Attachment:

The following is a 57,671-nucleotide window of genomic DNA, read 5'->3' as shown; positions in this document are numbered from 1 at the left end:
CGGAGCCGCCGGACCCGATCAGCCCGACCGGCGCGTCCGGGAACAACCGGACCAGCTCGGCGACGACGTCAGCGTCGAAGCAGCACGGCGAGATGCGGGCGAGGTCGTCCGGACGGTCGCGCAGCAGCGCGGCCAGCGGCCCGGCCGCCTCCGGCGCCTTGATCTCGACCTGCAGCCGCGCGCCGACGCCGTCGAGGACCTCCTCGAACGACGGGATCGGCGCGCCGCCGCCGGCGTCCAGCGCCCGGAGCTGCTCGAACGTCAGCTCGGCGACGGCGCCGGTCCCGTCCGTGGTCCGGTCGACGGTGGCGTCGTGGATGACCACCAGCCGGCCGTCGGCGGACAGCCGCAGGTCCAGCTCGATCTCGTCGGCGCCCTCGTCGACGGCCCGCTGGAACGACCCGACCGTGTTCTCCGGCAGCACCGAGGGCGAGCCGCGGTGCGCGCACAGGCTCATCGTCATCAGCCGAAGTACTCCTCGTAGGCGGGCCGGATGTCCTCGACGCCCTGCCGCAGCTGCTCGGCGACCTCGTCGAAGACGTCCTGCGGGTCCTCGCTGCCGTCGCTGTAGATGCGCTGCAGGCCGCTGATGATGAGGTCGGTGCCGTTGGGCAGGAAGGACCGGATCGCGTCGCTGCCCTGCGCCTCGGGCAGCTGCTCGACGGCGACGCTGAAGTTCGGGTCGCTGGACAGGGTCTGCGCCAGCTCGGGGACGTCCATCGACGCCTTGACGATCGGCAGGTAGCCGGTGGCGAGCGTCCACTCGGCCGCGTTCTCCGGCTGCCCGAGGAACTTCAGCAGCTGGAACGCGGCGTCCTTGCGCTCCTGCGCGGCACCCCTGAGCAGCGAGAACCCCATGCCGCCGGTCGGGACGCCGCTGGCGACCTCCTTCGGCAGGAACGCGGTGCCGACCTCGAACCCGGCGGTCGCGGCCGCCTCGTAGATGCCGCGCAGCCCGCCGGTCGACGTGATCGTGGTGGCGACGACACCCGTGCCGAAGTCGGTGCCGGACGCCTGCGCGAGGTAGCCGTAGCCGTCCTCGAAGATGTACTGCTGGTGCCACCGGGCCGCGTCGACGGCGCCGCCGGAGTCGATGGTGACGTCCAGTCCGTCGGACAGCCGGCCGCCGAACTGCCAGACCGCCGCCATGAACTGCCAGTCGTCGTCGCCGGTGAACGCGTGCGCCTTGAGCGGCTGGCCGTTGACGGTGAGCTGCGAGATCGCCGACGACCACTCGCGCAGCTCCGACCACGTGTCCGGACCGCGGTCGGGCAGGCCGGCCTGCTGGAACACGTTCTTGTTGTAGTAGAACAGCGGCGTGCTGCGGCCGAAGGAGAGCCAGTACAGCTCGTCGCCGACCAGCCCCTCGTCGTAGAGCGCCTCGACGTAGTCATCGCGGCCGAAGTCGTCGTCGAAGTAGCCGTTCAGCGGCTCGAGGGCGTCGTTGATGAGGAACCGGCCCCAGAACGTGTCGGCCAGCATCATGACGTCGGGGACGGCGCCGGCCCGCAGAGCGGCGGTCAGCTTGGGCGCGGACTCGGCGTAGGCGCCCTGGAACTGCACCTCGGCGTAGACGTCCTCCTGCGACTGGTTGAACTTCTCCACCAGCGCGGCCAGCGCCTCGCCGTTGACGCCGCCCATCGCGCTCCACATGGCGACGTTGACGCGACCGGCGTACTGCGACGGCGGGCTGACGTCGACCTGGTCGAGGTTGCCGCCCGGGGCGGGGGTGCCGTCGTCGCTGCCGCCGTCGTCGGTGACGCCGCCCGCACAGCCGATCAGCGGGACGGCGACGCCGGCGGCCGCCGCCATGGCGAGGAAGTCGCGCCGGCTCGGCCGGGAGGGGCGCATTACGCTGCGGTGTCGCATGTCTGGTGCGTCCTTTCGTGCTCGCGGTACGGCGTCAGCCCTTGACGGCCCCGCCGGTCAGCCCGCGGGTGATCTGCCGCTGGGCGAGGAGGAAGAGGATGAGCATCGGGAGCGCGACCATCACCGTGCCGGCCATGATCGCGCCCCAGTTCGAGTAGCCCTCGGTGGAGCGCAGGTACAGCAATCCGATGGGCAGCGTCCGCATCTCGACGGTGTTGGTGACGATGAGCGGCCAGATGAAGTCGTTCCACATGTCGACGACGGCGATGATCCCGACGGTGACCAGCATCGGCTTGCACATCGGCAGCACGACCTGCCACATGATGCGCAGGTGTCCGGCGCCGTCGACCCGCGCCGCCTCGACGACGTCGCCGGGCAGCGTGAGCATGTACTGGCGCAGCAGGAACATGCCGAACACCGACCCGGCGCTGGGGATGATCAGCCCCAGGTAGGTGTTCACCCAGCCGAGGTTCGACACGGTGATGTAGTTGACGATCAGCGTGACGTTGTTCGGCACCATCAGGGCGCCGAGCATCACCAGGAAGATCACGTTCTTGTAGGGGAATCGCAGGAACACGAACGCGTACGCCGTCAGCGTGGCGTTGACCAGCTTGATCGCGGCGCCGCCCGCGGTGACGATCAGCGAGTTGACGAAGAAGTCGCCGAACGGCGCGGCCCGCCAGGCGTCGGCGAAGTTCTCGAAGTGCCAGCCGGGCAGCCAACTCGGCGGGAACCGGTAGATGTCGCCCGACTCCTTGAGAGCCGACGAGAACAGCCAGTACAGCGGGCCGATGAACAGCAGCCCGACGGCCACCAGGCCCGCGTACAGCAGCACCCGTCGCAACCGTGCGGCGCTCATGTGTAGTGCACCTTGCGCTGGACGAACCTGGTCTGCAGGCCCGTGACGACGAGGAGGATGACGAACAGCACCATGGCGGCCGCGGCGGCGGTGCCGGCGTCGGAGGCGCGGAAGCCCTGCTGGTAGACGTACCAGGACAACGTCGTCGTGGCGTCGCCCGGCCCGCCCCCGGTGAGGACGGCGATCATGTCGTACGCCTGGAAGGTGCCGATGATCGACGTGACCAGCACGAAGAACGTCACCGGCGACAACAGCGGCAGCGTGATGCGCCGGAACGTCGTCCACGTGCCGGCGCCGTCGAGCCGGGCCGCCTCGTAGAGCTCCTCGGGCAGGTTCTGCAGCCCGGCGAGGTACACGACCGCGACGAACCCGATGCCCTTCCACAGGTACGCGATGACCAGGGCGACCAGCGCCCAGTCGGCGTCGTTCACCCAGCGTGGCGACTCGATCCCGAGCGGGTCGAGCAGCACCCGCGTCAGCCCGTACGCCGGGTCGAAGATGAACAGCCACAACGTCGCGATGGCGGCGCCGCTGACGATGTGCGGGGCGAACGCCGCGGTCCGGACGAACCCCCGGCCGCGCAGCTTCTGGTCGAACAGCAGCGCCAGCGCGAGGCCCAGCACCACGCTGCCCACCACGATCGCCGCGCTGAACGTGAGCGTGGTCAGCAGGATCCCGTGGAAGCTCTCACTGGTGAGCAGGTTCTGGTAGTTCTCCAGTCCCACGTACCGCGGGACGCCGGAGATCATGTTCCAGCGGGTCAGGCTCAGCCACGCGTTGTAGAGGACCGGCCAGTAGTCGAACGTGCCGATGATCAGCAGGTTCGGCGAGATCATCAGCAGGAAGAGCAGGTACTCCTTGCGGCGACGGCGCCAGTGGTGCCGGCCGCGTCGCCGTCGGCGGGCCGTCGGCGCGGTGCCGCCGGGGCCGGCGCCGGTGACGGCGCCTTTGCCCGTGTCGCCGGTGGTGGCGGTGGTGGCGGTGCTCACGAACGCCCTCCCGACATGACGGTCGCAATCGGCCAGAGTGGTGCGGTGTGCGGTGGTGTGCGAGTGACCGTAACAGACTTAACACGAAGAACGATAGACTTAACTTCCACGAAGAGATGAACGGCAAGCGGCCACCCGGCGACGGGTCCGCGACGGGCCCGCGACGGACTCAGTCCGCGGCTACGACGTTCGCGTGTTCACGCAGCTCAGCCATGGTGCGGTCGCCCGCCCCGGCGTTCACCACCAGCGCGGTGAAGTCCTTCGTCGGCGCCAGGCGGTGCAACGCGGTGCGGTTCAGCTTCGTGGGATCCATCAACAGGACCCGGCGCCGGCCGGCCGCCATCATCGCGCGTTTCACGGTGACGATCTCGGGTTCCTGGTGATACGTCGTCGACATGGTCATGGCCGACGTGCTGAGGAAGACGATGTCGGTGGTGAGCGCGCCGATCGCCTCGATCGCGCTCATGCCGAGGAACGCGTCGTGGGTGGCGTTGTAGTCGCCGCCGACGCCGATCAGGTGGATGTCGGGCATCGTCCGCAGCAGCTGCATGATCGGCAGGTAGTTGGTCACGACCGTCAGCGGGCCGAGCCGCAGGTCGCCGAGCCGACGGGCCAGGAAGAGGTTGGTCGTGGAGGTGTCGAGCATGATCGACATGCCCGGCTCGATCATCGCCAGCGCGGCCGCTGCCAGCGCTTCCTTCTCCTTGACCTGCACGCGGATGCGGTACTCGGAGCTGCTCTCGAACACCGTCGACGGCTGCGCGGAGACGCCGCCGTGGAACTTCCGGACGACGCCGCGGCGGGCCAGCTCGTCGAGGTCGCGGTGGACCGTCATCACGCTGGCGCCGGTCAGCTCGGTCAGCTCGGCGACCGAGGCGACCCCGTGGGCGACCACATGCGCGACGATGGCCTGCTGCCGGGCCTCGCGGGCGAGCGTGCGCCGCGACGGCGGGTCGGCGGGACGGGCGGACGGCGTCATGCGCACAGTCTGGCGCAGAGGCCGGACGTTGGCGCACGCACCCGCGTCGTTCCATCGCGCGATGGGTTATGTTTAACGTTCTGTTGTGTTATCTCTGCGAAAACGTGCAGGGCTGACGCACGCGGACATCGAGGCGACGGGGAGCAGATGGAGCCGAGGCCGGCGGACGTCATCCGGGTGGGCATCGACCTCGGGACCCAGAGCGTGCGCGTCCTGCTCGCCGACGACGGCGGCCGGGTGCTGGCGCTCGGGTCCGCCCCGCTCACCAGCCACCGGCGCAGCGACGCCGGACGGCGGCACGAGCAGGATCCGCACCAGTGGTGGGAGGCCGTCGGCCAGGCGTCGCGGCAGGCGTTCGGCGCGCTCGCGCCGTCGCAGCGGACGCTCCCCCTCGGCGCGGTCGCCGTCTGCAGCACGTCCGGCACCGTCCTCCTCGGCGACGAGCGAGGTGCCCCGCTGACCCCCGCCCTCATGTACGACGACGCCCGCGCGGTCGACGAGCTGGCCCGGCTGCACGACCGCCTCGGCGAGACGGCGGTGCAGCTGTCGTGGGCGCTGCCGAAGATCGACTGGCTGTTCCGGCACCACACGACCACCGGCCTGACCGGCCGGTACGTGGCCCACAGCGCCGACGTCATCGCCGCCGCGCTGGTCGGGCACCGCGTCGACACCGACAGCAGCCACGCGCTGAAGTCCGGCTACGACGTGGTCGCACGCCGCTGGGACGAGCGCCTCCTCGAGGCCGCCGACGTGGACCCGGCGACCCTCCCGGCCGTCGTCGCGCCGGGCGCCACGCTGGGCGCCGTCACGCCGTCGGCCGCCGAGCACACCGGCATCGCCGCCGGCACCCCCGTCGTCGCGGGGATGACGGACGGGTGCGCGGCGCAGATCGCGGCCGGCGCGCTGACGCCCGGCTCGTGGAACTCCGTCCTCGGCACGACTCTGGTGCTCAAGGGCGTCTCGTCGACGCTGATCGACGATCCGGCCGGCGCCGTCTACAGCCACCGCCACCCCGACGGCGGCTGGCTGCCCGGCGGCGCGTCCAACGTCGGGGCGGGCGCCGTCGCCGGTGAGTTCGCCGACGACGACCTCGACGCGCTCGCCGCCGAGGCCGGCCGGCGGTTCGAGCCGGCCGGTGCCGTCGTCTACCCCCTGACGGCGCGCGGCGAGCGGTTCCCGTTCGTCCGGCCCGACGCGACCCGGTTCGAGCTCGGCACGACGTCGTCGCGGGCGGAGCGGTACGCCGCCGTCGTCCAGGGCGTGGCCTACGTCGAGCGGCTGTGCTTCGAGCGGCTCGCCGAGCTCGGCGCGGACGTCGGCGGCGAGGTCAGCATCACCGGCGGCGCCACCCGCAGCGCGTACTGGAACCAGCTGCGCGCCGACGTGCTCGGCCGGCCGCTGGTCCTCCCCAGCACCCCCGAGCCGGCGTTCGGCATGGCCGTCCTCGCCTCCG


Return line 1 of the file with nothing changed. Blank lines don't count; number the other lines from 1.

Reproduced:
The following is a 57,671-nucleotide window of genomic DNA, read 5'->3' as shown; positions in this document are numbered from 1 at the left end: